Har Ki Dun Trek

Trek to the Valley of Gods through the magical villages lost in time
Customize Your Himalayan Trip or Join Our Fixed Departures
7 Days
Trek Altitude
12,447 Feet
Trek Distance
57 KM
Group Size
Best Time
July to September

Har Ki Dun Trek Overview

Discover the captivating beauty of the Har Ki Dun trek through our comprehensive guide, revealing its unique cultural significance and awe-inspiring landscapes, making it an ideal choice for avid trekkers and nature enthusiasts alike.
Har Ki Dun trek is a valley trek situated in the Govind Wildlife Sanctuary in the Uttarkashi district of north-west Uttarakhand. It is a cradle-shaped valley that can only be reached by trekking. The distance to the Har Ki Dun valley is 25 km from the road head, making the total trek distance 50 km. It takes 2 to 3 days to reach the valley and another 2 days to return.
In 1937, Doon School master Jack Gibson, along with Tenzing Norgay and his colleague John Martyn, climbed Bandarpunch Peak. Gibson made several expeditions in the region and trained young Indian mountaineers. The flora, fauna, and Garhwali culture of the Har Ki Doon Valley became known to the outside world through these expeditions.
The name "Har Ki Dun" has two different interpretations
The first is the literal translation, i.e., Valley of Gods - Har is the name for Shiva, one of the trinity gods as per Hinduism, and Dun means valley.
The second name is more closely related to local culture and traditions. The second translation is "The sound of Shiva or the Sound of God." Every year, the valley hosts a festival to welcome Lord Someshwara, a form of Shiva, with a drummer playing the drum.
Ages ago, the Valley supposedly witnessed the disappearance of a Dhaki. During the festival month each year, people claim to occasionally hear the distant sound of drums played by the Dhaki in the early hours of the day. Many village elders mention hearing these drums multiple times throughout their lives.

Places to visit and Highlights of Har ki Dun Trek:

Har Ki Dun Valley in itself is remarkably beautiful. But we get to further explore more places ahead of the Har Ki Dun Valley. Explorers can take three main routes in different directions from Har Ki Dun

Marinda Tal:

Marinda Tal is a small but beautiful pond that forms on the stream that runs towards Har Ki Dun from the Borasu glacier. It lies in the north-west direction from Har Ki Dun. We have to trek 2.5 to 3 KM to reach the beautiful lake.
A huge boulder obstructs the flow of the river making a shallow pond, surrounded by massive mountains, some of which remain covered in snow throughout the year.
The altitude of Marinda Tal is 3,800 meters. An alpine meadow surrounds it, providing a good camping spot on our way to the Borasu Pass trek.
Marinda Tal Lake

Hata Valley:

The Hata Valley features expansive alpine meadows that offer views of the Hata peak, visible from Har Ki Dun. Hata Peak altitude is 5,820 meters and it demarcates Uttarakhand from Himachal.
Hata Valley is in the north direction, and to the right of Marinda Tal. It is around 3 KM in distance one way.

Jaundhar Glacier:

The Jaundhar Glacier is located at the base of the massive Swargarohini peak. The glaciers in this region have retreated dramatically by a few kilometres, a testament to the effects of global warming.
To reach the glacier viewpoint, you have to trek at least 5 kilometres from the Har Ki Dun valley. The trek takes you towards the Swargarohini peak in the east direction. The glacier is a further 2 to 3 kilometres from the viewpoint.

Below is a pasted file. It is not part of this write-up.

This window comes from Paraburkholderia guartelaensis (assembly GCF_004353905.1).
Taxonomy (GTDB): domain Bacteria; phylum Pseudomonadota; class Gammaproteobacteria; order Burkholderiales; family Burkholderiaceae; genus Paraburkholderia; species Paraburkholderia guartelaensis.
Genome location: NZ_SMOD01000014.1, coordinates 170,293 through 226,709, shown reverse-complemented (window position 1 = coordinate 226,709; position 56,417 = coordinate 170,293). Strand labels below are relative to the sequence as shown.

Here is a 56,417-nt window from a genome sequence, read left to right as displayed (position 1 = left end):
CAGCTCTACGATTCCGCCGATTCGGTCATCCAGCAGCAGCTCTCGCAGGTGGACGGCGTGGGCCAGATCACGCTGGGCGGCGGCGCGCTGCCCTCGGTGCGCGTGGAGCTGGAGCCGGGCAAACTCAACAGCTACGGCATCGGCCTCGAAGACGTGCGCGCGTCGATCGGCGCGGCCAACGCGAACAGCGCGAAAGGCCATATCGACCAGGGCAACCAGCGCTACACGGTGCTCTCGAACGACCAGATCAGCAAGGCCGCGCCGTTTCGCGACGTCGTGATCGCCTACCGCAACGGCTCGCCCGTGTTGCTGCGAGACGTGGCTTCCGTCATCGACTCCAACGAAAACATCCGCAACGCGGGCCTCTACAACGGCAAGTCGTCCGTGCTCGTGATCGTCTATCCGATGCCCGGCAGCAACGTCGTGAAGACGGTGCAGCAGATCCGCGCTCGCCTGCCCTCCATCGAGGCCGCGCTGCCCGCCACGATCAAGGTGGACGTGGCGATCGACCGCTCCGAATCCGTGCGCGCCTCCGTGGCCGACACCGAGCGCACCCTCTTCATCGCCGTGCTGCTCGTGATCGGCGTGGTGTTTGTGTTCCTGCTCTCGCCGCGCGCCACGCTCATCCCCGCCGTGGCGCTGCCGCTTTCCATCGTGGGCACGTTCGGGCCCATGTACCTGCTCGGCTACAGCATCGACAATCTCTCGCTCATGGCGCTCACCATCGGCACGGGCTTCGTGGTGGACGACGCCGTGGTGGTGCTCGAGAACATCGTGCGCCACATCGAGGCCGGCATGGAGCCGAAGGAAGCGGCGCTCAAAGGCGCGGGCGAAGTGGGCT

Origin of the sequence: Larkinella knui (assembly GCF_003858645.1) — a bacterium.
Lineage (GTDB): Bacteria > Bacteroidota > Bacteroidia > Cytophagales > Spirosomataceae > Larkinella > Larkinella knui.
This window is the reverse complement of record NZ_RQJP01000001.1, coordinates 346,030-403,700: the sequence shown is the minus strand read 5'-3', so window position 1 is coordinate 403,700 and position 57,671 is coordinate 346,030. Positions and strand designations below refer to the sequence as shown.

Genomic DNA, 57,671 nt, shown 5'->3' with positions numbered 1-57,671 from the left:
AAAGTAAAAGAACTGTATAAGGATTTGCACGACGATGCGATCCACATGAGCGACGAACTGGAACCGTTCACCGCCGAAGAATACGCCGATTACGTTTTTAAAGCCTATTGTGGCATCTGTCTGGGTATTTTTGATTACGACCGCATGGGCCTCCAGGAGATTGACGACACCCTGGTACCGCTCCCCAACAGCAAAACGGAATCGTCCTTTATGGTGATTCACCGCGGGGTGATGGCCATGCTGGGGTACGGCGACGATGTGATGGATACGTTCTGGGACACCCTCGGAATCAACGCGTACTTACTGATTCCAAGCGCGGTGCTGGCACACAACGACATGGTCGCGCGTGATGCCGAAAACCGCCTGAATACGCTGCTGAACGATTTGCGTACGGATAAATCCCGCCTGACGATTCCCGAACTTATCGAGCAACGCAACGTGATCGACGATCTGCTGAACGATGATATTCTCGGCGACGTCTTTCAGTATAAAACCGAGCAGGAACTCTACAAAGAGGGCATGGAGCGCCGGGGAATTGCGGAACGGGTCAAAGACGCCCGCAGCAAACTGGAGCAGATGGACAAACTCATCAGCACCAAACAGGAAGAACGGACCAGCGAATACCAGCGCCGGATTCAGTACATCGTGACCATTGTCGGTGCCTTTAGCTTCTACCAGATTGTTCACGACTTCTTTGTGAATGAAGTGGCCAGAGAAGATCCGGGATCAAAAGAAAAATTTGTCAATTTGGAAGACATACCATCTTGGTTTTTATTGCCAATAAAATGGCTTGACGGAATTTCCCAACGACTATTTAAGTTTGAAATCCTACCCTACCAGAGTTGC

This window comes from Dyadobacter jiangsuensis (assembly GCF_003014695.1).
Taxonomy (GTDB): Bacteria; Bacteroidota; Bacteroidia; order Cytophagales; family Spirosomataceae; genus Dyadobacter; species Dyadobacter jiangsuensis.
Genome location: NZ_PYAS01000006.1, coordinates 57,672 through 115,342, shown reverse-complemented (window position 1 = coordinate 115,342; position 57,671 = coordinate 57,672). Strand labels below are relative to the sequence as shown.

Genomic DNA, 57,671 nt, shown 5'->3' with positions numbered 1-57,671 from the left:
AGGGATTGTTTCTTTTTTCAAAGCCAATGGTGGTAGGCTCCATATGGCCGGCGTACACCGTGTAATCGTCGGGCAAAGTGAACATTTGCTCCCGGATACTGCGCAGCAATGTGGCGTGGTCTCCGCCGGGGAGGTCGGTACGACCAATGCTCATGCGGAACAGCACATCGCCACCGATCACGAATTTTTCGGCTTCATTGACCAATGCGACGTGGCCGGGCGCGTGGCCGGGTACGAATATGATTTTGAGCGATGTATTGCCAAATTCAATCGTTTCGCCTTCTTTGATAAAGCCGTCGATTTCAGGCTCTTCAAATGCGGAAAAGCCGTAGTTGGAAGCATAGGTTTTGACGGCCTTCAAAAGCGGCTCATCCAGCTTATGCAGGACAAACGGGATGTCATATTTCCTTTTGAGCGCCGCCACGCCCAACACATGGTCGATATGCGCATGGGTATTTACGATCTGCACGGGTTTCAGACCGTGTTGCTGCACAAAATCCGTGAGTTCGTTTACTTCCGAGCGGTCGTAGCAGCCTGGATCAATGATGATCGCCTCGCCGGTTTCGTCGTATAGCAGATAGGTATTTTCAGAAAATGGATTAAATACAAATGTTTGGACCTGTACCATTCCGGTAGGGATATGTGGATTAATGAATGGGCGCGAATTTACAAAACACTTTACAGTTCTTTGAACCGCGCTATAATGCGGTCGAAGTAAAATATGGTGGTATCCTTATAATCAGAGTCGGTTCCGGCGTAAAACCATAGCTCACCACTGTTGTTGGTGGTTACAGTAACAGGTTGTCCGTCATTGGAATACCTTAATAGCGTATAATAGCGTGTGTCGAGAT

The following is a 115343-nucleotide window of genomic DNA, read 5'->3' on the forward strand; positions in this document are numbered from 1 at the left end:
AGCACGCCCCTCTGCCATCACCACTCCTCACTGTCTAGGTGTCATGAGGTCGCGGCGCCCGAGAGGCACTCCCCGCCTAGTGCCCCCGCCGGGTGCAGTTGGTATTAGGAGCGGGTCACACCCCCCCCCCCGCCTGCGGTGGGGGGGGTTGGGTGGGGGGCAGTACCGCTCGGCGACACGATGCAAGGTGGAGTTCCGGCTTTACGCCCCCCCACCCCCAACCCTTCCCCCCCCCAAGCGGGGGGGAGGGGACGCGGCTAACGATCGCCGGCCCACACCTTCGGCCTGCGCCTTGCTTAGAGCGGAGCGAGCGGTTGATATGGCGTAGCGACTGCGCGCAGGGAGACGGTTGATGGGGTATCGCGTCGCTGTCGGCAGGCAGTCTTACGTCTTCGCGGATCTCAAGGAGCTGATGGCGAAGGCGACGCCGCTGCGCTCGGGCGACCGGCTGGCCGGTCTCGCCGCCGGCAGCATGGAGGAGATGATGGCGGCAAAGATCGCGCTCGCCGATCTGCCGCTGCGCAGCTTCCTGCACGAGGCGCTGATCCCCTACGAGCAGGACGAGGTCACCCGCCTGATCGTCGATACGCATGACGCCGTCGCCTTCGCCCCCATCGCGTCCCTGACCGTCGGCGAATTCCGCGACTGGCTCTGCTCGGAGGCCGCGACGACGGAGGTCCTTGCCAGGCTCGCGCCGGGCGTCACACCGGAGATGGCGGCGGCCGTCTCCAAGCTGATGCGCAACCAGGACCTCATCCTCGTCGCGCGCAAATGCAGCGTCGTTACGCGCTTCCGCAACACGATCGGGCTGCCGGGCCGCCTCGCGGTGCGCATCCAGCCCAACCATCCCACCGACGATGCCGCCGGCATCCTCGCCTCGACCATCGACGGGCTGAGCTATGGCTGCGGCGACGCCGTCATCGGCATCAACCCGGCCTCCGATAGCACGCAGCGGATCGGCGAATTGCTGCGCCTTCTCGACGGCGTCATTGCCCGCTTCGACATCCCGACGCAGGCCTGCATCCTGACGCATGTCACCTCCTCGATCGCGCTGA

Devsu Thatch:

Devsu Thatch located at an altitude of 10,032 feet, is a sprawling meadow above the Supin River. Devsu Bugyal is surrounded by dense forests. Graced with beautifully landscaped grassy mounds and an array of flowers, including orchids, poppies, anemones, primulas, daisies, and marigolds, it offers a mesmerizing experience. Barefoot strolls on soft grass become a sensory dance with nature, inspiring a day of camping to savour the beauty.

Villages of Har ki Dun Valley- Osla and Gangaad:

The trek of Har ki Dun Valley is not only famous for its mesmerizing landscapes, views of the Himalayan Range, and the beauty of Mother Nature that reflects through each and every tiny wildflower that blooms into it but also because of the remote villages that lie in the lap of the Har ki Dun Valley. Osla and Gangad are two famous villages that you will be able to see/visit during your Har ki Dun Trek.
Osla is the most famous village of all due to its rich heritage and unique culture. The villagers of Osla are really kind-hearted and welcoming. In case you are willing to go for the Himalayan Village Exploration program, you will find many cozy homestays in Osla and Gangad where you can stay comfortably and interact with the villagers and observe their lifestyles. If you get a chance, you can enjoy the traditional cuisine at Sankri/Osla. A wholesome Garhwali Thali containing Kafli, Manduva roti (Millet Roti) and Red rice with local dal cooked in a wood fired oven will surely be a luxurious delicacy for you.
There is a 5000-year-old ancient temple. Some people believe that this temple was dedicated to Prince Duryodhana and in earlier days, the villagers of Osla used to worship him. But nowadays, they deny this and don't like their village to be associated with a devil personality. Hence, the temple is said to be dedicated to Someshwar Devta. The fine and intricate wooden carvings of the Someshwar Temple will amaze you. A similar work of art can be observed in the wooden carvings of old wooden houses in Osla village.

Flora and Fauna of the Har ki Dun Valley Trek:

Flora: Deodar cedar, Chir pine, Oak, and Conifers such as Spruce, Blue pine, and Silver fir
Fauna: Himalayan Snow leopard, Himalayan black bear, Brown bear, Monal pheasant, Bearded vulture, Golden eagle, Western tragopan, Steppe eagle, and Black eagle